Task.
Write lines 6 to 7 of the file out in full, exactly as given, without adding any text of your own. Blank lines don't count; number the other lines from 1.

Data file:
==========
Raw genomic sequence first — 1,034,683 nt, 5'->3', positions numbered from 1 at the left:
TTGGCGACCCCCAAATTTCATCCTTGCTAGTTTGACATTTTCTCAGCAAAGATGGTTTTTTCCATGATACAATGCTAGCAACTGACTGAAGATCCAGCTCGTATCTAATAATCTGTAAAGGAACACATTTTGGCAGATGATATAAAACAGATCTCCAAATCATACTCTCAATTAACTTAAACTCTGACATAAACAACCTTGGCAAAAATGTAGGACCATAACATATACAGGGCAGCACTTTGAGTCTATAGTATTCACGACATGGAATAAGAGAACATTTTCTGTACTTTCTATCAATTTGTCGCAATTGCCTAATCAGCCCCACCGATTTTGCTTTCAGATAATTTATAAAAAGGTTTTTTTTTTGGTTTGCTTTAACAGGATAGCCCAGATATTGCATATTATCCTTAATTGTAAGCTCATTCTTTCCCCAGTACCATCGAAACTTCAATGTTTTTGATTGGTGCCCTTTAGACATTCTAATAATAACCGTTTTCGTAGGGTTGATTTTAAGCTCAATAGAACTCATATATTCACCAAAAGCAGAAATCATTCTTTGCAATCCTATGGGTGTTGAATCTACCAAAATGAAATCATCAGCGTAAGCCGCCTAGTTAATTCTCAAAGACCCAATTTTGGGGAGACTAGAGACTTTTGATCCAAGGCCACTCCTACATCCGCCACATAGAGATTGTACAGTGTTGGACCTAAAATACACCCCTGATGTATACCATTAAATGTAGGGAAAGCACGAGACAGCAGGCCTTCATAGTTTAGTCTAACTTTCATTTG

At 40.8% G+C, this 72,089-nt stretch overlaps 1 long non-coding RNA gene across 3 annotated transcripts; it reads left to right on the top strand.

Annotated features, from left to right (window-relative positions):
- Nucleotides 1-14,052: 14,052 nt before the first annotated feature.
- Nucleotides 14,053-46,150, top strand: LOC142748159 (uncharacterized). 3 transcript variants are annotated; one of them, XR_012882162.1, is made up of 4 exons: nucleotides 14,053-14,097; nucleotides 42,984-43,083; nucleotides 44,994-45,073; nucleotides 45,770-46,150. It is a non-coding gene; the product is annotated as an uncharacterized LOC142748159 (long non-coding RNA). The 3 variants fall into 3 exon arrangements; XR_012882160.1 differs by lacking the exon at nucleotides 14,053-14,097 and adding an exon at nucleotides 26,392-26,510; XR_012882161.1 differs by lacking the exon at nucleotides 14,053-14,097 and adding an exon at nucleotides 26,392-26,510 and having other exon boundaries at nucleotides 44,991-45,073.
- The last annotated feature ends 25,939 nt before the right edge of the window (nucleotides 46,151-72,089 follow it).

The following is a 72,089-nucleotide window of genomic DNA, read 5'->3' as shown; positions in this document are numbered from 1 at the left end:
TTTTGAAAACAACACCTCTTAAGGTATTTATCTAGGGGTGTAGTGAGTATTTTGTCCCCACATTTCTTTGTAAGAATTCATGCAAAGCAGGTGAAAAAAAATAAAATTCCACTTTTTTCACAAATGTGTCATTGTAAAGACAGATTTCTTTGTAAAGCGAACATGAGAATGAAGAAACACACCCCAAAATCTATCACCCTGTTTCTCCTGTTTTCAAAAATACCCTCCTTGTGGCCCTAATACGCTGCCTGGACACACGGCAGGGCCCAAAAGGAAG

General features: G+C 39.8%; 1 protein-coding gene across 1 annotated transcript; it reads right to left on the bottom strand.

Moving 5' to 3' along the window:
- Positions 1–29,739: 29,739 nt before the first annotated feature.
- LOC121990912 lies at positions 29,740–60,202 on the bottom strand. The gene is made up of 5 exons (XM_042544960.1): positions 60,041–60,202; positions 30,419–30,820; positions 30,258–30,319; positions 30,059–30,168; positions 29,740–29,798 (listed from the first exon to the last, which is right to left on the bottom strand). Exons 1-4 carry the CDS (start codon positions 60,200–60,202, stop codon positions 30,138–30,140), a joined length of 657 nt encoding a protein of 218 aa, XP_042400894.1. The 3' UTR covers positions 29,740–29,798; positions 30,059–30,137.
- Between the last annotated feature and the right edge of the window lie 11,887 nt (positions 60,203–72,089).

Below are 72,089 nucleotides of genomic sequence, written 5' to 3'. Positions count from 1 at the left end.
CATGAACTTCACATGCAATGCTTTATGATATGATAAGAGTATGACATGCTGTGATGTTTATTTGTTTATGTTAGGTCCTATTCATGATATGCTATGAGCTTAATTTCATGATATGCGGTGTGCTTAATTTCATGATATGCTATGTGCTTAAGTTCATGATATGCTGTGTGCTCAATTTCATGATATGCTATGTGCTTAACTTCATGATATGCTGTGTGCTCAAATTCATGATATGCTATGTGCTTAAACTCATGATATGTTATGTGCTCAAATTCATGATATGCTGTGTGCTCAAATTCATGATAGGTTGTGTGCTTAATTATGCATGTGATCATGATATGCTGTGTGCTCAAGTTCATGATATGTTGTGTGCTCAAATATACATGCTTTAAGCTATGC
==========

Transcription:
- Nucleotides 14,053-46,150, top strand: LOC142748159 (uncharacterized). 3 transcript variants are annotated; one of them, XR_012882162.1, is made up of 4 exons: nucleotides 14,053-14,097; nucleotides 42,984-43,083; nucleotides 44,994-45,073; nucleotides 45,770-46,150. It is a non-coding gene; the product is annotated as an uncharacterized LOC142748159 (long non-coding RNA). The 3 variants fall into 3 exon arrangements; XR_012882160.1 differs by lacking the exon at nucleotides 14,053-14,097 and adding an exon at nucleotides 26,392-26,510; XR_012882161.1 differs by lacking the exon at nucleotides 14,053-14,097 and adding an exon at nucleotides 26,392-26,510 and having other exon boundaries at nucleotides 44,991-45,073.
- The last annotated feature ends 25,939 nt before the right edge of the window (nucleotides 46,151-72,089 follow it).